The Good The Pantech DM-P100 offers unique content and services designed for the family market. It's a decent performer, too.
The Bad The Pantech DM-P100's design is uninspired, with a chunky design and a tiny external display.
The Bottom Line Though its design is nothing special, the Pantech DM-P100 offers a solid selection of services and content that stands out from other carriers'.
There is a new kid on the MVNO block, and this one has arrived with white gloves, red pants, and yellow shoes. The Walt Disney Company, which brought you theme parks, beloved animated films, and merchandising as we know it, is now bringing Mickey Mouse to the mobile world. Disney Mobile, which unveiled its ears last month, is aiming to grab a share of the family market through a unique selection of services, including GPS location, Disney-themed content, and parental controls. Make no mistake that it's not about the hardware here--the carrier's first two handsets are rather unremarkable as cell phones go--but rather it's all about what's inside. The result is mostly successful, but with the Pantech DM-P100, we were disappointed there wasn't more magic in the handset itself. It is fairly priced, however, at $59 with service. As is the case with all MVNOs, Disney Mobile does not operate its own network; rather, it rents space from Sprint.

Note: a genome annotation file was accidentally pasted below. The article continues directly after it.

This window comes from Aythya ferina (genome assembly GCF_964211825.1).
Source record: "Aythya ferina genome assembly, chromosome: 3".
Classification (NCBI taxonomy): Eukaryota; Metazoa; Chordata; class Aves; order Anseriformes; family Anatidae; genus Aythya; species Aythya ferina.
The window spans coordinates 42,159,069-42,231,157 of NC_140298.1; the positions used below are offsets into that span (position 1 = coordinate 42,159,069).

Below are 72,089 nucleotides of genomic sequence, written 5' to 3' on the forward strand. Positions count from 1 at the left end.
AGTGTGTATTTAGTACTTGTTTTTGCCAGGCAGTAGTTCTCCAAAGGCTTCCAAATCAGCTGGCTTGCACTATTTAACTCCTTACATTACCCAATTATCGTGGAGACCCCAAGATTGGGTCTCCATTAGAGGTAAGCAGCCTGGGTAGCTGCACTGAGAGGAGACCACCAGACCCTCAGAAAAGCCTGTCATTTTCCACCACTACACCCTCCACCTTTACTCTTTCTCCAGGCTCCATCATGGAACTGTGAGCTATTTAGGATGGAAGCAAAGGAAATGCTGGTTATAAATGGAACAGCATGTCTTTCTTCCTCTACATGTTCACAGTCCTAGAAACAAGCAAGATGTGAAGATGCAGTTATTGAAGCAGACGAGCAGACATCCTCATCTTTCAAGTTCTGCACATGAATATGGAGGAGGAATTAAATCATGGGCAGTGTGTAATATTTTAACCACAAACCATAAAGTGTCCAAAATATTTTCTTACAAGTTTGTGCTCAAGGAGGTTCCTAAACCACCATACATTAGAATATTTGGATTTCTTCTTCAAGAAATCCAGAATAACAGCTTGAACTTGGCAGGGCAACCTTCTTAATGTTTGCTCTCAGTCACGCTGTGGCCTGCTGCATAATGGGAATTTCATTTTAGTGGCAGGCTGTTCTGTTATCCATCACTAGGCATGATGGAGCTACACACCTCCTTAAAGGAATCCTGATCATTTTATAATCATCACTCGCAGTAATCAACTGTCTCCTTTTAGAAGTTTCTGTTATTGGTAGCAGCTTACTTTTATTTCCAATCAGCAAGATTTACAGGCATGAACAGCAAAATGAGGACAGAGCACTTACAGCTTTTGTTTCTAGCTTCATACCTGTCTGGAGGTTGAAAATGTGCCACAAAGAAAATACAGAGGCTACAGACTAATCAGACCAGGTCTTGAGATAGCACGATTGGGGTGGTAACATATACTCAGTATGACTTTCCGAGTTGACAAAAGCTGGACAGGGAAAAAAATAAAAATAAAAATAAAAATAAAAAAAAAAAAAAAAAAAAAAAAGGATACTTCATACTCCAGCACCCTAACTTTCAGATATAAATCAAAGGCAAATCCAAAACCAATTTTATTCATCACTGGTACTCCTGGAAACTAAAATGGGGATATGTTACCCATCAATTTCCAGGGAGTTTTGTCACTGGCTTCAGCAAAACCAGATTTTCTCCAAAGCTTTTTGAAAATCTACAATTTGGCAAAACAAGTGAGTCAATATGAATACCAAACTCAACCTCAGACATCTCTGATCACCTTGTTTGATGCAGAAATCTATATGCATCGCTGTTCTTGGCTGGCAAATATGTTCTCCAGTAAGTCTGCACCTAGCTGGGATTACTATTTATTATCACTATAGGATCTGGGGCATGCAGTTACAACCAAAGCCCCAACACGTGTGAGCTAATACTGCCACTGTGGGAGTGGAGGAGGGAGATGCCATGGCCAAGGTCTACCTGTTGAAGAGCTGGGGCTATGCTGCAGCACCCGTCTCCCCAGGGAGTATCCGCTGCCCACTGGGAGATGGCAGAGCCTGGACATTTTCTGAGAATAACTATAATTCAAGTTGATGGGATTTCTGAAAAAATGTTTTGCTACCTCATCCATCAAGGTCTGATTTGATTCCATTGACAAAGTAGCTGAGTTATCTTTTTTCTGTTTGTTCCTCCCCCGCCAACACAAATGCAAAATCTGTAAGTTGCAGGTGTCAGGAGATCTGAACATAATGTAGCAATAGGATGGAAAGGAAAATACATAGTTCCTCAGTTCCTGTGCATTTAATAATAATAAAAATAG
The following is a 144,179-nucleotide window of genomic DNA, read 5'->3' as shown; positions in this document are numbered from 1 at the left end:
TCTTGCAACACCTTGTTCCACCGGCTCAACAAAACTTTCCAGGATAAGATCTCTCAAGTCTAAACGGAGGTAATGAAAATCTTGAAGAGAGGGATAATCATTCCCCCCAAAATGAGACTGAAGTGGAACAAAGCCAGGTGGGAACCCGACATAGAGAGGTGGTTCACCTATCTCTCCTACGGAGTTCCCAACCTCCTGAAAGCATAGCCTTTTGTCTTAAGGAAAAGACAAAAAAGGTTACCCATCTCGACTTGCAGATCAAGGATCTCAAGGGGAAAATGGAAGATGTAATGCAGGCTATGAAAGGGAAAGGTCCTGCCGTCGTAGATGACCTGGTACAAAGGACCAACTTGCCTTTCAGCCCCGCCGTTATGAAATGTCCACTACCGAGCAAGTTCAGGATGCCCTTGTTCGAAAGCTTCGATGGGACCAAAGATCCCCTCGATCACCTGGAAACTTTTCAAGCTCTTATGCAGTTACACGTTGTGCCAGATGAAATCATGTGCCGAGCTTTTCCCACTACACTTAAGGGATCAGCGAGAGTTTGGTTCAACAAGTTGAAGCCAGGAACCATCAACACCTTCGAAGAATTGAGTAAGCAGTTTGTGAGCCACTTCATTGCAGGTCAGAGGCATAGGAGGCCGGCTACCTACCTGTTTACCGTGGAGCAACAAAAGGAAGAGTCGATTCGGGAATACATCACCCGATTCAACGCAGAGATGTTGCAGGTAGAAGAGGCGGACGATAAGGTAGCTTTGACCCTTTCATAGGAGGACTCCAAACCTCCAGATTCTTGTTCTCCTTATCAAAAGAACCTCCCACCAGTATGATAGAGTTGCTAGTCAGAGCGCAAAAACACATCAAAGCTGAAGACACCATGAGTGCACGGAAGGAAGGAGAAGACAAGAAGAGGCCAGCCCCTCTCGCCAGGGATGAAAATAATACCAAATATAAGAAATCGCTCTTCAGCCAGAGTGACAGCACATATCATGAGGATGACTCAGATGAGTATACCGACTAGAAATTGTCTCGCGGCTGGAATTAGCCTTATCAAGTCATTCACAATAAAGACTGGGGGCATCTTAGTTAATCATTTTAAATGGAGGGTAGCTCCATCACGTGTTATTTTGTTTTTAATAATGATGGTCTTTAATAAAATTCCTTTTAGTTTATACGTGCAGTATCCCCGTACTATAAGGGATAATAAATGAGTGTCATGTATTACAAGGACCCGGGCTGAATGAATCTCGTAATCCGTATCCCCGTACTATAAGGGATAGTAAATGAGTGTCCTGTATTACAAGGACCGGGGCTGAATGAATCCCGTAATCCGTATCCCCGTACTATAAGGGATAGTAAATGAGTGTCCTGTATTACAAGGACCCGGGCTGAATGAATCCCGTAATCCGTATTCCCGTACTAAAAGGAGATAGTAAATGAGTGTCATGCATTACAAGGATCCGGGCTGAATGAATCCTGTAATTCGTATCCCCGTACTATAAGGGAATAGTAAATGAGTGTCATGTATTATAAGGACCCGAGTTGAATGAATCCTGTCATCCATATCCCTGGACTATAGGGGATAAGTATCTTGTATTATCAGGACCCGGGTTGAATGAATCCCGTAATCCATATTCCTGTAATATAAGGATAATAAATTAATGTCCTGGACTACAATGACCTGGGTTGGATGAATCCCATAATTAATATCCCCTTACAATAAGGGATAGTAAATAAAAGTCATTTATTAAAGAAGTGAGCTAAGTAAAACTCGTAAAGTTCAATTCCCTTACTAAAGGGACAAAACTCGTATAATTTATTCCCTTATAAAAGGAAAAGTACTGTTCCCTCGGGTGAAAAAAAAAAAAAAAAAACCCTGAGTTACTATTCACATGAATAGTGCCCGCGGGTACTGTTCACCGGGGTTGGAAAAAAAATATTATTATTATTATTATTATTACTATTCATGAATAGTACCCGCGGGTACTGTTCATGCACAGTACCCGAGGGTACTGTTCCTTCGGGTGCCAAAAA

The DM-P100 joins the LG DM-L200 as Disney Mobile's first offerings. Pantech is a relatively new player in the United States, so we're not sure what to expect each time it introduces a new model. But with the DM-P100, we weren't bowled over. The flip phone isn't ugly, but it's not really pretty either. In all honesty, we were expecting a little more excitement from Disney Mobile, though the candy-apple-red LG DM-L200 comes a bit closer in that regard. Styled in a simple silver color scheme, DM-P100 has average dimensions for a flip phone (3.4 by 1.9 by 0.9 inches; 3.9 ounces), but it comes off looking a bit chunky. The extendable antenna is rather flimsy, but the phone has a solid construction overall and feels comfortable in the hand.
The postage stamp external display (96x64 pixels) is small for the phone's size, and it is dark even when the backlighting is on. It shows the date, time, battery life, signal strength, and caller ID, and though it doesn't support photo ID, it does function as a very rudimentary viewfinder for self-portraits. Unfortunately, none of the display's settings are changeable. Below the display is the camera flash and lens and a small speaker. A covered headset jack is on top of the phone, while the left spine holds a volume rocker and a camera shutter.